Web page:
This week, he had a whole segment tearing into reporter Peter Doocy for politely asking Biden to clarify some of his comments on Ukraine. Colbert says the president was asked “a ridiculous question by a ridiculous man” who should be slapped. The question Doocy asked: “When you said a chemical weapon used by Russia would trigger a response in kind, what does that mean?”

Colbert, mocking Doocy: “First, what are the exact locations of all of America’s troops? And can you give me the nuclear launch codes? … Just tell me, is one of them a four? Can I buy a vowel, Mr. President?” It’s worth watching for how bizarre it is. 

Jon Stewart, meanwhile, put out a recent episode of his Apple show about “The Problem with White People,” which could be very funny but instead was a snarky potpourri of politically correct slogans. “Black people have had to fight so hard for equality that they’ve been irreparably set back in the pursuit of equity,” Stewart said, adding a call for reparations. One of the leaders of Race2Dinner—this is an organization that charges white people to attend dinners to discuss how racist they are—came on to talk about how we’re all racist and need to talk about it more. Andrew Sullivan, the writer of The Weekly Dish, was brought in as the foil for the panel to mock.  

Sullivan talked about how the idea that all white people are irredeemably racist is turning off would-be allies to liberal causes. He said America’s actually an incredibly good, diverse, non-racist country when compared with any other country on the planet. He said that expensive dinner parties for white people to talk about their racism don’t help black kids all that much in real life. For this he was slammed, smeared, and called a racist. 

“I did not come on this show to sit here and argue with another white man. That’s one of the reasons that we don’t even engage with white men at Race2Dinner,” said Lisa Bond, as the audience roared in applause. “Because quite honestly if white men were going to do something about racism, you had 400 years.” 

“I don’t care if we say that we’re abolitionists. I don’t care if we say we’re progressive. I don’t care if we are literally members of the KKK, every single white person upholds these systems and structures of white supremacy,” Bond said. “And we have got to talk about it.”

Jon Stewart responded approvingly: “If I could finger snap, I would finger snap right now.” (Is that fetishizing black American female culture, Jon?)

As the best comedians of my youth become state propagandists, one late night guy I’d never heard of before recently is having a blast. For the first time this week, the number one most watched late night comedian is Fox New’s Greg Gutfeld with the show “Gutfeld!” Mazel! Tov!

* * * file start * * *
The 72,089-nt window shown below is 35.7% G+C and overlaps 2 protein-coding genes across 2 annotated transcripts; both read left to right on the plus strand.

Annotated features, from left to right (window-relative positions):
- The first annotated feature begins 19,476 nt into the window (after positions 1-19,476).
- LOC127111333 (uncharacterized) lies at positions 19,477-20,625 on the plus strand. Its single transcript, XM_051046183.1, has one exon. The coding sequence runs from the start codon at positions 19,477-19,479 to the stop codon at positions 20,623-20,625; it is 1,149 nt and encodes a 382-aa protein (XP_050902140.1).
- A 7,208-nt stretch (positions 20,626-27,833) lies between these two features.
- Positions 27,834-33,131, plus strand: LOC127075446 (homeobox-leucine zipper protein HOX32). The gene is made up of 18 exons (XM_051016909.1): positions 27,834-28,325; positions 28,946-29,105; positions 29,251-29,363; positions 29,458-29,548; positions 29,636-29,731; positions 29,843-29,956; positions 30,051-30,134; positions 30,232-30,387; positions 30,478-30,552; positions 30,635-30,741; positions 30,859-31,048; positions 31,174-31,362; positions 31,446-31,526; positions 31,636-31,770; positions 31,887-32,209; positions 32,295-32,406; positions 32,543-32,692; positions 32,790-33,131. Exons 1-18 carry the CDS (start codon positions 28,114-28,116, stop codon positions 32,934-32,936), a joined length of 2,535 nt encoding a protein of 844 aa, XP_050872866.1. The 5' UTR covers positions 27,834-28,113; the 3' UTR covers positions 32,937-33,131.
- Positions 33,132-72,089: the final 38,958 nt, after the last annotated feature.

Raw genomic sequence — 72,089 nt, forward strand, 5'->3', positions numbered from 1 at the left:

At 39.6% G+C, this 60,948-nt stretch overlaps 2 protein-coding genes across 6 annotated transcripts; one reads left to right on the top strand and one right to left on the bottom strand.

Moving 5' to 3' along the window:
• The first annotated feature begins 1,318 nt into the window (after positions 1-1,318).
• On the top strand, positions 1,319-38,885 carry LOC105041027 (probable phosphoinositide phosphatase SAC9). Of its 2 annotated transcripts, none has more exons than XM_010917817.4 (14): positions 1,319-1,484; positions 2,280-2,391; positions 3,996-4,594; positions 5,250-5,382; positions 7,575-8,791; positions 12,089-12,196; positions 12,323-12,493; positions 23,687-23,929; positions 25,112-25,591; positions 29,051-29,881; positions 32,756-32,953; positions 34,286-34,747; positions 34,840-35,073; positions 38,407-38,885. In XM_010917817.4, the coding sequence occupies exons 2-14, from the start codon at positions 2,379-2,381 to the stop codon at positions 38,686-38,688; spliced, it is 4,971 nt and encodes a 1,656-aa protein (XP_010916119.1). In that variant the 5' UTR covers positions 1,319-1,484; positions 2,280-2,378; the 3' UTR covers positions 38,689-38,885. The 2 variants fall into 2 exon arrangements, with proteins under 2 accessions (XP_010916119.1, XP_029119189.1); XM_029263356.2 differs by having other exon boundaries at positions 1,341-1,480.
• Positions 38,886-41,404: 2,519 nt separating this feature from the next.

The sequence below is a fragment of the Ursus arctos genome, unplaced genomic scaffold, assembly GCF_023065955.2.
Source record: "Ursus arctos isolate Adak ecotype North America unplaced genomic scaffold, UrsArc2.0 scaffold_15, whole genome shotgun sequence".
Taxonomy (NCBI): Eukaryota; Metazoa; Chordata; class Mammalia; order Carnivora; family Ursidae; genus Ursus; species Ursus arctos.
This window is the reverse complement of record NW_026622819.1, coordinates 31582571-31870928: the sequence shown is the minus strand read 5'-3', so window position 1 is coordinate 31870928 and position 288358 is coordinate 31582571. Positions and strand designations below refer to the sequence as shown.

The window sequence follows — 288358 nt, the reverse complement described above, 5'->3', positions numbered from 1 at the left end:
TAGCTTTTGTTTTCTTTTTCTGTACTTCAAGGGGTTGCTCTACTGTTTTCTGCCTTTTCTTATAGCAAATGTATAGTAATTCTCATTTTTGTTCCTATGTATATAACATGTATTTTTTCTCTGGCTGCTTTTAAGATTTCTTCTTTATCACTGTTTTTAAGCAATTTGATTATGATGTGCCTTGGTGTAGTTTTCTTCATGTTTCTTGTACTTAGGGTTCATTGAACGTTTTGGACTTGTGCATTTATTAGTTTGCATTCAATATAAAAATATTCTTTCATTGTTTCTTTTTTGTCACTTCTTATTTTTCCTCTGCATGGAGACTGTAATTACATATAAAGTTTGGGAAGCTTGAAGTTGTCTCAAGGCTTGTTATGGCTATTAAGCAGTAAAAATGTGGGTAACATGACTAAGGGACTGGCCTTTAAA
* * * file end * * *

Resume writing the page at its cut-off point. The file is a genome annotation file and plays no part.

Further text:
Interlude: update from my hometown

→Something nice: Here’s a touching story about a group of blind students at University of California, Berkeley, who changed the world of technological access for people with disabilities. As kids in the 1980s, the students hung out and worked underneath the university library in a warren of basement offices they called The Cave. They had keys to the place and came and went at all hours, hacking away at different projects with non-blind readers hanging out to help (paid partly in beer) and nascent accessibility technology that could scan and then read text aloud. Now, the early Cave crew has gone on to high ranking positions making accessibility technology at companies like Amazon and Apple. 

→You know I wouldn’t let you down: What joy that America has gotten back to normal so much so that we can indulge in a little celebrity drama. Inflation is bad, and Covid lingers, but not bad enough that we can’t have fun. And this week we had fun.

In case you’re living in a tiny mountain dugout: During the Oscars, beloved standup comedian Chris Rock made a joke about how the actress Jada Pinkett Smith could play G.I. Jane (she has alopecia, so they’re both bald, is the joke). Will Smith, her husband, marched on stage, slapped Rock, and yelled to keep Jada’s name out of his mouth. During Smith’s subsequent acceptance speech for Best Actor, he cried and talked about the importance of defending family. 

It was wild. And for a moment it befuddled America’s culture warriors. The right wondered: Was Will Smith a man’s man heroically defending his wife? Or was he cancel culture-ing Chris Rock with his hand? The left wondered: Was he guilty of toxic masculinity? Or was he supporting black women? 

“Teachable Moment: Don’t joke about a Black woman’s hair,” wrote progressive congressman Jamaal Bowman. Squad leader Ayanna Pressley agreed: “Alopecia nation stand up! Thank you Will Smith. Shout out to all the husbands who defend their wives living with alopecia in the face of daily ignorance and insults.” (Both have since deleted their tweets.)

Then the media mostly spent the week yelling at us for thinking about the slap at all. Thinking about the slap is racism. “The slap reinforced the ways in which public expressions of Black anger gets America’s attention,” wrote Buzzfeed, which also lately announced layoffs among their news team, who this week are preparing to strike. Opposing the slap is racism. The Guardian came in hot with: “White outrage about Will Smith’s slap is rooted in anti-Blackness. It’s inequality in plain sight.”

But it was The New York Times that won this week’s award for Slap Take, coming out with a piece on how, actually, jokesters are out of line and being sensitive is OK: “Jada Pinkett Smith Shouldn’t Have to ‘Take a Joke.’ Neither Should You.” 

That friend who made fun of your sunglasses? Slapped. Your uncle who made a joke about your dancing? Slapped. Me who makes jokes about everyone I know and love? Hiding!

TGIF from my bunker. Too long for Common Sense digest this week—go to the homepage for that.

See you in the comments. And keep all debate respectful or there will be slaps.